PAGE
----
Eight seasons as Otago’s wicketkeeper, four First-Class matches for New Zealand but, in his own words, there was “always someone just in front” of Marty Croy. In this week’s Limited Overs interview he shares his career reflections with Devon Mace.


Why cricket – and why wicket-keeping?

I suppose, for me, my father was a bit of a cricket nut. So I just picked up the bat when I was three or four, I don’t know whether that was out of instinct or because it was stuck in my hand, I’m not quite sure. But like all kids, loved every minute of it. I used to bowl and bat, and then I was about standard three or four (year five or six) and the form ones and twos (year seven and eight) didn’t have a wicket-keeper. So they asked if I’d go up a grade and wicket-keep for them. And I did that, and kind of never really looked back. I enjoyed it, and just carried on – there was no one else to do it, so I kept filling the role.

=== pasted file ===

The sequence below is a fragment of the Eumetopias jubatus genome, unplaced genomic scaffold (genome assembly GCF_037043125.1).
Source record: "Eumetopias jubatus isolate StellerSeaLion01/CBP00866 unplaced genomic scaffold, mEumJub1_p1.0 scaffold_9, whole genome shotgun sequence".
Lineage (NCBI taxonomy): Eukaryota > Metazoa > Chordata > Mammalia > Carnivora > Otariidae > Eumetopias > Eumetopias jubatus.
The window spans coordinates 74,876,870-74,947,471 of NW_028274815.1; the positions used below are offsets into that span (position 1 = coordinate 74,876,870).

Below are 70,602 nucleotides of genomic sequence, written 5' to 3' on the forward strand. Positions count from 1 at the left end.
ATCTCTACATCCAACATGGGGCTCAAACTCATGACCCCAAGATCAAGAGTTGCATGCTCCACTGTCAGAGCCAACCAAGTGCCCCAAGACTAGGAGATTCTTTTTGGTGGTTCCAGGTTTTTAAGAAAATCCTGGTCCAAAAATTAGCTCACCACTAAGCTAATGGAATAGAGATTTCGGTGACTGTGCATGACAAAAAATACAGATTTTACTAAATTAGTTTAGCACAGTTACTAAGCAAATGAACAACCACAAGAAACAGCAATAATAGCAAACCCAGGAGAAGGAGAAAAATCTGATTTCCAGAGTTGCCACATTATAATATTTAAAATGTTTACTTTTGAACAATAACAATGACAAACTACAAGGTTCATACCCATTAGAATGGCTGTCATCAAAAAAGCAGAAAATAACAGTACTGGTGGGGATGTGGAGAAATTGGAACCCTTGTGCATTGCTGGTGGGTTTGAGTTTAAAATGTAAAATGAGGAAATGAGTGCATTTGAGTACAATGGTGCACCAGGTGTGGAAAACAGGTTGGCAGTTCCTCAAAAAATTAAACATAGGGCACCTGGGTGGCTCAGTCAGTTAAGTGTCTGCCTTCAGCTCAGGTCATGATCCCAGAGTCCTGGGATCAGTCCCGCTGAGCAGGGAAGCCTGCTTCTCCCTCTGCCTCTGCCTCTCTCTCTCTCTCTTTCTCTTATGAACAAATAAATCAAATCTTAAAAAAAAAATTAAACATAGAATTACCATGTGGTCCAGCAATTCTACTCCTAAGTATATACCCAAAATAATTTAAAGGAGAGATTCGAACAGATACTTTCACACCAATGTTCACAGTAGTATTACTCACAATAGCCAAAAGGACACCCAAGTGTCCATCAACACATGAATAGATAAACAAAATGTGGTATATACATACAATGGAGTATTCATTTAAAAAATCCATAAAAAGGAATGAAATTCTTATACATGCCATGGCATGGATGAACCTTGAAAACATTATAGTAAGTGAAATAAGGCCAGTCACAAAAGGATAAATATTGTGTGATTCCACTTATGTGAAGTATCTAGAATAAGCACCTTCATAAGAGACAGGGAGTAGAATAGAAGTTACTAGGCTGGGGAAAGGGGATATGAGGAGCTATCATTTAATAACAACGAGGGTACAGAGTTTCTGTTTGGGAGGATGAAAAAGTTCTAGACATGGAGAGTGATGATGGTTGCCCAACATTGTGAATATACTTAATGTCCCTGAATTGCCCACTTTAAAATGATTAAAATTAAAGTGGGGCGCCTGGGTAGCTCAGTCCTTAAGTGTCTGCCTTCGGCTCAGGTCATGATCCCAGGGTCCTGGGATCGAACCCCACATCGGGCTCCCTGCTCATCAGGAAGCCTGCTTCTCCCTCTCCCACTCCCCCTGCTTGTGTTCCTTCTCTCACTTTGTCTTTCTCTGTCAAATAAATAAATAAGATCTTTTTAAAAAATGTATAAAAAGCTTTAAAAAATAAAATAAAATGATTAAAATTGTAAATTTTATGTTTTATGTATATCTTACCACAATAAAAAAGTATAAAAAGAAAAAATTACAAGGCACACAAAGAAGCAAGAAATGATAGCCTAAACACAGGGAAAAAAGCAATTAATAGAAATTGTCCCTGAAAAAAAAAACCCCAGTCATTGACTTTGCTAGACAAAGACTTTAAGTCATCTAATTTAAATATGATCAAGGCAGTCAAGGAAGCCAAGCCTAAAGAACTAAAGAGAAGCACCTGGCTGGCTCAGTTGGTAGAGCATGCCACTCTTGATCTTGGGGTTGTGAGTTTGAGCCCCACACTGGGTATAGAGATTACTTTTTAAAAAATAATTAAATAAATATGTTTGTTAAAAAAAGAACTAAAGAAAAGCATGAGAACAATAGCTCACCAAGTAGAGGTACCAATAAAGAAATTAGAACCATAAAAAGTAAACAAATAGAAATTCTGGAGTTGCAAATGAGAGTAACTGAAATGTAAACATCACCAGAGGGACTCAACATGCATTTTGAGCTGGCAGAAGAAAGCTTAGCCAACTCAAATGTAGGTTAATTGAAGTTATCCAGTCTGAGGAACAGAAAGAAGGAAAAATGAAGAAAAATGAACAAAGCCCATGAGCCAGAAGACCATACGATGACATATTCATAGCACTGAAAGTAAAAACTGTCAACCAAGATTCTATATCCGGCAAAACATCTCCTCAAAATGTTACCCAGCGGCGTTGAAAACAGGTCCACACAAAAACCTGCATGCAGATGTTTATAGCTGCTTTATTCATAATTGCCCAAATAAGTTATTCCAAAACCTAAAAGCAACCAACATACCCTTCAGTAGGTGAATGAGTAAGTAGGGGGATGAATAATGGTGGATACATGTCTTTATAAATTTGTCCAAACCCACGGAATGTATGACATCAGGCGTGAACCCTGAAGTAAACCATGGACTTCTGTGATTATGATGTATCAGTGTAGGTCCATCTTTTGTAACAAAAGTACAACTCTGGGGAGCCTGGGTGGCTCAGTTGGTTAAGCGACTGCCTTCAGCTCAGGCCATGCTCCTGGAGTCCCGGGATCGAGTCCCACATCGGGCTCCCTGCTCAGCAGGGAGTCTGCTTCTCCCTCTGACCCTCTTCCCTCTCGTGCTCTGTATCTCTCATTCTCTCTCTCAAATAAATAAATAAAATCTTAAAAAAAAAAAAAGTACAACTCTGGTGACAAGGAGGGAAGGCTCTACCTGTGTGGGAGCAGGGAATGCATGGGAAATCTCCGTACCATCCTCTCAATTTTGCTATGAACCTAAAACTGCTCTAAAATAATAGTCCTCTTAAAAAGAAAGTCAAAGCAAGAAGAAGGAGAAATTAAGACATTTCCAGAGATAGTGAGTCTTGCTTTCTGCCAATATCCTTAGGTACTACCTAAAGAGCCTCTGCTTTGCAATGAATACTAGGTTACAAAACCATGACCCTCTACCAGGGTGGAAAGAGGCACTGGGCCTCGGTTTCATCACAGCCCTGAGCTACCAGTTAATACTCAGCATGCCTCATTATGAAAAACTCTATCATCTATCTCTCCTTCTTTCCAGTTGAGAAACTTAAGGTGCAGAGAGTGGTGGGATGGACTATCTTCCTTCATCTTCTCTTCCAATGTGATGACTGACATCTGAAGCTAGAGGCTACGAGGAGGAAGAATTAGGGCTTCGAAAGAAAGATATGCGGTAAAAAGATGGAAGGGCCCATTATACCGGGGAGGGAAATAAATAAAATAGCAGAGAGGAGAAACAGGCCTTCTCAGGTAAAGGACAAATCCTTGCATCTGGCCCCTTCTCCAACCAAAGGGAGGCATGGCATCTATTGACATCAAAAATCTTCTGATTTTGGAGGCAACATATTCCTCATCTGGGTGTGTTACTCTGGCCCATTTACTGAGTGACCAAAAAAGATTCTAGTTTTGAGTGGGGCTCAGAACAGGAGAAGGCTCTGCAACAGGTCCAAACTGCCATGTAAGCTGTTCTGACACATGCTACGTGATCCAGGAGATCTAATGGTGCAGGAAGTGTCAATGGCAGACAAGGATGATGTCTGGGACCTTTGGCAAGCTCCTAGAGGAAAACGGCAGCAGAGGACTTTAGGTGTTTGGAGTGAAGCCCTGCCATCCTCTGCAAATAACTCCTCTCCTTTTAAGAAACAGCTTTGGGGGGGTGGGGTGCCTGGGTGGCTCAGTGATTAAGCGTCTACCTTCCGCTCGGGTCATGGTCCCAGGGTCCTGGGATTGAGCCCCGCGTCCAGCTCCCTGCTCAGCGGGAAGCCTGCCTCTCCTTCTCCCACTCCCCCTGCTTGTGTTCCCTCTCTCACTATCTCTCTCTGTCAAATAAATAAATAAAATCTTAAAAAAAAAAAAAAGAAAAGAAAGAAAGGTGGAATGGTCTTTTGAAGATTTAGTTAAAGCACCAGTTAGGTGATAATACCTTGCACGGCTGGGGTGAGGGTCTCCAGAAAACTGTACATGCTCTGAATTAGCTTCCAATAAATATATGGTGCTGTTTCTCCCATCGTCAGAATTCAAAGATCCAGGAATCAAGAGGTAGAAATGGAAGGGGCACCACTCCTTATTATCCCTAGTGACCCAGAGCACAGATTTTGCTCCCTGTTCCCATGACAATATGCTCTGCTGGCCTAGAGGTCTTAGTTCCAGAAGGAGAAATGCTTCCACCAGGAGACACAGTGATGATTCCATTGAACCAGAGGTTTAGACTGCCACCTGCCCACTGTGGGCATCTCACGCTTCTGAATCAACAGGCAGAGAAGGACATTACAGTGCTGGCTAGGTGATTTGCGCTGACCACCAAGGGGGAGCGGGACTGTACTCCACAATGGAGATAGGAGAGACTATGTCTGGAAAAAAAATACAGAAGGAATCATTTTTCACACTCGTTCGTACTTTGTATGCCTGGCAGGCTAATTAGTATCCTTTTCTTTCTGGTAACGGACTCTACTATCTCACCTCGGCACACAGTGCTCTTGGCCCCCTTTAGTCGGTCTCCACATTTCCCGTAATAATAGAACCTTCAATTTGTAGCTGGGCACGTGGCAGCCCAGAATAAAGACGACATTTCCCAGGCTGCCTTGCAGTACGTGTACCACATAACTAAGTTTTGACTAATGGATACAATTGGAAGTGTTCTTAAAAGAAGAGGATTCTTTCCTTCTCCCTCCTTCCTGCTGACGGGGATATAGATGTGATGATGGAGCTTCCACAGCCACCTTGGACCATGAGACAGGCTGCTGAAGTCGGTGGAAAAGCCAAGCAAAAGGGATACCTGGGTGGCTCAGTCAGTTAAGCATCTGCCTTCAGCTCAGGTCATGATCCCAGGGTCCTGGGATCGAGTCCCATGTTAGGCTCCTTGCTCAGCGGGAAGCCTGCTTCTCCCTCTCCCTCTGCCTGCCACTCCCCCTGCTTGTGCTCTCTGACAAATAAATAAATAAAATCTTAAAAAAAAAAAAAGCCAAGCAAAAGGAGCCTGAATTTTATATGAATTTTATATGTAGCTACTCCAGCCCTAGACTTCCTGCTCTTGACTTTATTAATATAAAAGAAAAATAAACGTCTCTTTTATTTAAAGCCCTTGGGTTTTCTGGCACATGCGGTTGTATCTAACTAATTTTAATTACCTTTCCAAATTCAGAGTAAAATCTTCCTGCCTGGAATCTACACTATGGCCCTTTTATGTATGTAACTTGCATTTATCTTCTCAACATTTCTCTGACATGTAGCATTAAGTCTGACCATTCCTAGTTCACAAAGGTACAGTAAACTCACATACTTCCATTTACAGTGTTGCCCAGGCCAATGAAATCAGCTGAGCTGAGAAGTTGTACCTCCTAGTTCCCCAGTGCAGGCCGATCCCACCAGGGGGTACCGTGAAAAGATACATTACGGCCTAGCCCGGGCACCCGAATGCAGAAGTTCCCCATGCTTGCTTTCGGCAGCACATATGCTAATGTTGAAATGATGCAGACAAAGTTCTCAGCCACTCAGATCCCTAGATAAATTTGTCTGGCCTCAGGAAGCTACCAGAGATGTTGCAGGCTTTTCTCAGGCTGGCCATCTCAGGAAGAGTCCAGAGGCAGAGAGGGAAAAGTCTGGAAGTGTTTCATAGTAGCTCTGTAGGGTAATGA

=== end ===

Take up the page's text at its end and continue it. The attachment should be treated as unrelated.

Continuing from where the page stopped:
You came through the Northern Districts age-group structures, and then New Zealand Under-19, and did pretty well, but you had a pathway that was blocked by the fact that Robbie Hart was the incumbent, and there were about a million other wicket-keepers around.

So there was Hoppy [Gareth Hopkins], there was me, there was Harty [Robbie Hart] and then there was Martyn Sigley. For me, they were blocks in some regard to age group teams. I made ND Primary Schools in form one and then form two (year seven and eight), but even then not as a keeper, I was in there as a batter. There was a young guy named Darrel Hadley that was selected both years. But it’s been the story of my life, of my cricket career, I suppose – there’s always been someone just in front of me. So yeah, I moved down to Otago, having played for Thames Valley and a lot of District Association cricket in my age-group for Midlands, and then headed down to Dunedin in ’94 on the back of a youth tour to Pakistan. That New Zealand youth tour didn’t go so badly, and Robbie Lawson said ‘come down to Dunedin, Otago’s looking like they might need a keeper’. And so I headed down with no promises, and played a few club games and a few Otago warm-up games, and didn’t look back from there.